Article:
by reason of dishonesty, drunkenness, improvidence or "want of understanding" a
fiduciary is unfit for the execution of her office, she can have her letters
suspended, modified or revoked. SCPA
711(2). A lifetime trustee can also
be removed for the same reasons. SCPA 719(10); SCPA 711(2). Drunkenness and dishonesty are readily
apparent and definable terms.
Improvidence is derived from the old Surrogate Court Act which defined
the term as "incompetent by reason of improvidence." Emerson
v. Bowers, 14 N.Y. 449 (1856) [enhanced version available to lexis.com subscribers]. A gambler was prima facie incompetent to be a
fiduciary. McMahon v. Harrison, 6 N.Y. 443 (1852) [enhanced version].
understanding remains an amphorous concept.
It has been held to be nothing less than a mental or physical disability
rendering the fiduciary incapable of performing her duties. Matter
of Jung, 205 A.D. 37, 199 N.Y.S. 122 (1st Dep't 1923) [enhanced version].
Total loss of mental capacity or Alzheimer's disease have recently been
determined to constitute the lack of understanding under SCPA 707(1)(e),
which makes a person ineligible for letters as a fiduciary (Matter of Witkin, N.Y.L.J.,
January 31, 2008, at 36, col. 6, 2008 N.Y. Misc. LEXIS 839 [enhanced version], 2008 N.Y. Misc. LEXIS 856 [enhanced version] (Sur. Ct. New York County); Matter of Faust, N.Y.L.J., March 5,
2007, at 31, col. 6, 2007 N.Y. Misc. LEXIS 1526 (Sur. Ct. New York County)) [enhanced version].
In Matter of Britton and Blank, N.Y.L.J.
June 18, 1997 at 33, col. 5 (Sur. Ct. Westchester County) [enhanced version], the Court held that an attorney
suspended from the practice of law for commingling assets and commencing a
groundless lawsuit lacked understanding of what it means to be a fiduciary and
was thus disqualified to receive letters.
This case seems to be more a case of "dishonesty" rather than "want of
understanding." On the other hand, the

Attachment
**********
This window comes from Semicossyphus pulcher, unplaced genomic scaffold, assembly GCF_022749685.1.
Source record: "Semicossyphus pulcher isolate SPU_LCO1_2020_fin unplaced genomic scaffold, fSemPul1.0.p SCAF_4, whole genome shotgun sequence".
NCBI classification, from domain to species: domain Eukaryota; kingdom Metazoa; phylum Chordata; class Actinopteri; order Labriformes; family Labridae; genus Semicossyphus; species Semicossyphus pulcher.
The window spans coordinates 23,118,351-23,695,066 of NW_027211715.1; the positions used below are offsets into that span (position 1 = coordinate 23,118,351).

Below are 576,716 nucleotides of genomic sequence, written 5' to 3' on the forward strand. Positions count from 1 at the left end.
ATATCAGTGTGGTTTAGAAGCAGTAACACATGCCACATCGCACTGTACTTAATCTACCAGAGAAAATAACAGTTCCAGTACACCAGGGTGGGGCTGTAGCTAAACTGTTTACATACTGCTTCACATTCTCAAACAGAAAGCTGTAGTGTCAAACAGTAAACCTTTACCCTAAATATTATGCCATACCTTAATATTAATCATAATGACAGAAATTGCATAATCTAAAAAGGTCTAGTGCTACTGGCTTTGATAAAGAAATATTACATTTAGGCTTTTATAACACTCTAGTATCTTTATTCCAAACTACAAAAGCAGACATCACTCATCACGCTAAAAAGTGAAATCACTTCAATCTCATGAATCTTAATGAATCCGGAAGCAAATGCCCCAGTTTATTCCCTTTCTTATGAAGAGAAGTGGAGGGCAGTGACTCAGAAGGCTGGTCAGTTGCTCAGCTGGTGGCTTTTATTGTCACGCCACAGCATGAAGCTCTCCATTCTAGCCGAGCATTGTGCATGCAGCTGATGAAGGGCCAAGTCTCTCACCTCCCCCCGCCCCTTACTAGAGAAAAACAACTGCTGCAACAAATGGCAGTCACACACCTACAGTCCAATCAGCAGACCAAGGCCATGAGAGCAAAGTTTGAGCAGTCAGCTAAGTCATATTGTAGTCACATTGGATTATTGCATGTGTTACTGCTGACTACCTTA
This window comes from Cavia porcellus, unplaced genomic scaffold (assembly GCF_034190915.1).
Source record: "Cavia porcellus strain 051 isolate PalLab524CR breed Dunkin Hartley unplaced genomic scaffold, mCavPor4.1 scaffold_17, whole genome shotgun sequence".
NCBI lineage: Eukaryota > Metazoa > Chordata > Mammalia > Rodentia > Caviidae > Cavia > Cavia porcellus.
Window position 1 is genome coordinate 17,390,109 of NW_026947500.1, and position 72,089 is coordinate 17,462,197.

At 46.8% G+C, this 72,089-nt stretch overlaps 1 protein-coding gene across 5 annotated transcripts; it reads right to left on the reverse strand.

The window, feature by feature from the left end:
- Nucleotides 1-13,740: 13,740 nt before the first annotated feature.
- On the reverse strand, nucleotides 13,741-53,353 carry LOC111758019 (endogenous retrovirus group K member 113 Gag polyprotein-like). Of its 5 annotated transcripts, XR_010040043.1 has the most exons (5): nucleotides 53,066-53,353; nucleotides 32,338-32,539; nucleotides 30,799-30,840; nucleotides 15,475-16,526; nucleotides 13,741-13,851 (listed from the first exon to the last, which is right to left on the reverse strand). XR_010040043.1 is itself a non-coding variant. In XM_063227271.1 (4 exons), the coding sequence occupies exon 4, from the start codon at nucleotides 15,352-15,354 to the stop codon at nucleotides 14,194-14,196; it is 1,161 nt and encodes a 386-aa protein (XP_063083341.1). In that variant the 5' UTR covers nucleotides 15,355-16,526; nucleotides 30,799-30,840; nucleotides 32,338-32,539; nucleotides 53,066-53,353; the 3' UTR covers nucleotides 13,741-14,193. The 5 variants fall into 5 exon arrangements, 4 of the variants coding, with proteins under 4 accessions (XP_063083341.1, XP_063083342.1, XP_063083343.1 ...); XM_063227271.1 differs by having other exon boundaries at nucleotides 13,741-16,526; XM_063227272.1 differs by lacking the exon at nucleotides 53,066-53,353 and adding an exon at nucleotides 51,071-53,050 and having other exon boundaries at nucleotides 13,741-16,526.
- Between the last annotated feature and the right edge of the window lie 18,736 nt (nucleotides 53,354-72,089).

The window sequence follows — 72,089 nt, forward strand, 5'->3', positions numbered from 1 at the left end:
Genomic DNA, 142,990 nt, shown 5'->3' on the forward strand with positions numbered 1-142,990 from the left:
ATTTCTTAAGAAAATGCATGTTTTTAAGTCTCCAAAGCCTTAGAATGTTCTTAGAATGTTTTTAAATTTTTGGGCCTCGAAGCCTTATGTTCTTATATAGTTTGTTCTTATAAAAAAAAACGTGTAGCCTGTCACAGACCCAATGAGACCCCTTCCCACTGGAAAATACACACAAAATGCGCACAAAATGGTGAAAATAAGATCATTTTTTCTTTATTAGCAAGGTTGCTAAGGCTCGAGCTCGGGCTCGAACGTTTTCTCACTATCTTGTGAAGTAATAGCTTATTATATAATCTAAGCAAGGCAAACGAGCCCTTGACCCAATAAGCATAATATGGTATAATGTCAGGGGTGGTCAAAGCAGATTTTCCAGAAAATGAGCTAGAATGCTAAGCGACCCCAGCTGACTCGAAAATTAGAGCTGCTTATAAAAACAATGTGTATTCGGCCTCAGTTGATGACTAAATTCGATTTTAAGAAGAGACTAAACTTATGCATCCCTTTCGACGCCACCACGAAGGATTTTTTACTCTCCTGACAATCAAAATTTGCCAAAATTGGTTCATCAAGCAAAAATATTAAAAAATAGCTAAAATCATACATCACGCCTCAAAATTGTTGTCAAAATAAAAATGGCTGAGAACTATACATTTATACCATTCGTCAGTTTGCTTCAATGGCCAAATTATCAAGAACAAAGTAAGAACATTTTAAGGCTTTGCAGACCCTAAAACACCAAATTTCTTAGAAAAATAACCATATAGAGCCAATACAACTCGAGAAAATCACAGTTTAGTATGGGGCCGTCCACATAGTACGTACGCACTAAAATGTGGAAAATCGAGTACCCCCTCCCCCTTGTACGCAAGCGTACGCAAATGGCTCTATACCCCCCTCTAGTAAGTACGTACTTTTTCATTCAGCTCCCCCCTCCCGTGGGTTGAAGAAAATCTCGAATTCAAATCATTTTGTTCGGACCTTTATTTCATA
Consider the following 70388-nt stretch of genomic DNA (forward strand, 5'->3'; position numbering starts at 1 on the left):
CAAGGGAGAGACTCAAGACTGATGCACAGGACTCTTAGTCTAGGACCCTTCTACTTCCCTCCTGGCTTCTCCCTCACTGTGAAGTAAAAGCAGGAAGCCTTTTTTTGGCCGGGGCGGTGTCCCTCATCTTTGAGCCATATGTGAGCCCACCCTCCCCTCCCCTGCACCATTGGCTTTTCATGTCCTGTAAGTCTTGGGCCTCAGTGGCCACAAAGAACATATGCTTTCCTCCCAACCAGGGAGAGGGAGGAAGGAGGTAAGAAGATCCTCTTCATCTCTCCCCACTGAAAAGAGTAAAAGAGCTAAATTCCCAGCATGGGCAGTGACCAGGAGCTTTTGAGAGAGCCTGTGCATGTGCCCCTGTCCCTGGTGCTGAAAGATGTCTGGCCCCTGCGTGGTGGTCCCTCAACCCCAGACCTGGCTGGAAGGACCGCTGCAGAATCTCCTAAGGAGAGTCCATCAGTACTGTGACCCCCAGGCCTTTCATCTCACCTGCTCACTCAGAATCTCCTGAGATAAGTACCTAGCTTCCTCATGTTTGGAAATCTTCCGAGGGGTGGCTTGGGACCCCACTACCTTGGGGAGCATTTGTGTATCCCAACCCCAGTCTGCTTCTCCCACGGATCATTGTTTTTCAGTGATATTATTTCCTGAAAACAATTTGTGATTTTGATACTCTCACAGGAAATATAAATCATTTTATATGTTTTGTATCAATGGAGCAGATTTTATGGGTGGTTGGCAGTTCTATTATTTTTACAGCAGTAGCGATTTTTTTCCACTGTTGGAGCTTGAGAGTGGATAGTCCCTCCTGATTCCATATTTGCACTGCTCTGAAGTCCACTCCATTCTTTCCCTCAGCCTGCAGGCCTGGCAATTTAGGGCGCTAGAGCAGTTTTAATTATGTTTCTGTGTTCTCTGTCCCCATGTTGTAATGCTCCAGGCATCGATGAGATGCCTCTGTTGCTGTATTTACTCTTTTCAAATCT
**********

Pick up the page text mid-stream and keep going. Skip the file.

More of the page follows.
feeble health and want of business ability of a widow were not grounds for
revocation of her letters of administration.
Matter of Ireland, 47 Misc.
545, 95 N.Y.S. 1079 (Sur. Ct. Saratoga County 1906) [enhanced version].
In a recent
case exploring something on the continuum between total loss of mental capacity
and lack of business experience, Surrogate Czygier found an apparent "want
of understanding" concerning trust assets and management threatened the proper
administration of the trust. (Matter of Mack, N.Y.L.J.,
September 8, 2010, at 29, col. 1 (Sur. Ct. Suffolk County)). After hearing the testimony of the decedent's
son, who became the successor trustee of his father's revocable trust, the
Surrogate found that the trustee could not describe how the trust assets
passed, could not describe how he managed other trust assets, failed to follow
up on the sale of property in France, and failed to appreciate or understand
another asset which may be partially owned by the trust. The Court found the trustee's testimony vague
and contradictory and was especially troubled "by his inability to articulate
in a coherent fashion how and why trust monies were being expended," including
payments to himself and his own personal expenses. The Court suspended the trustee pending
qualification of an agreed upon successor.
The Mack case gives some
guidance as to what 'want of understanding" means beyond total mental
disability and under what circumstances lack of business ability can morph into
an actual threat to the proper administration of the estate or trust.
. . . .
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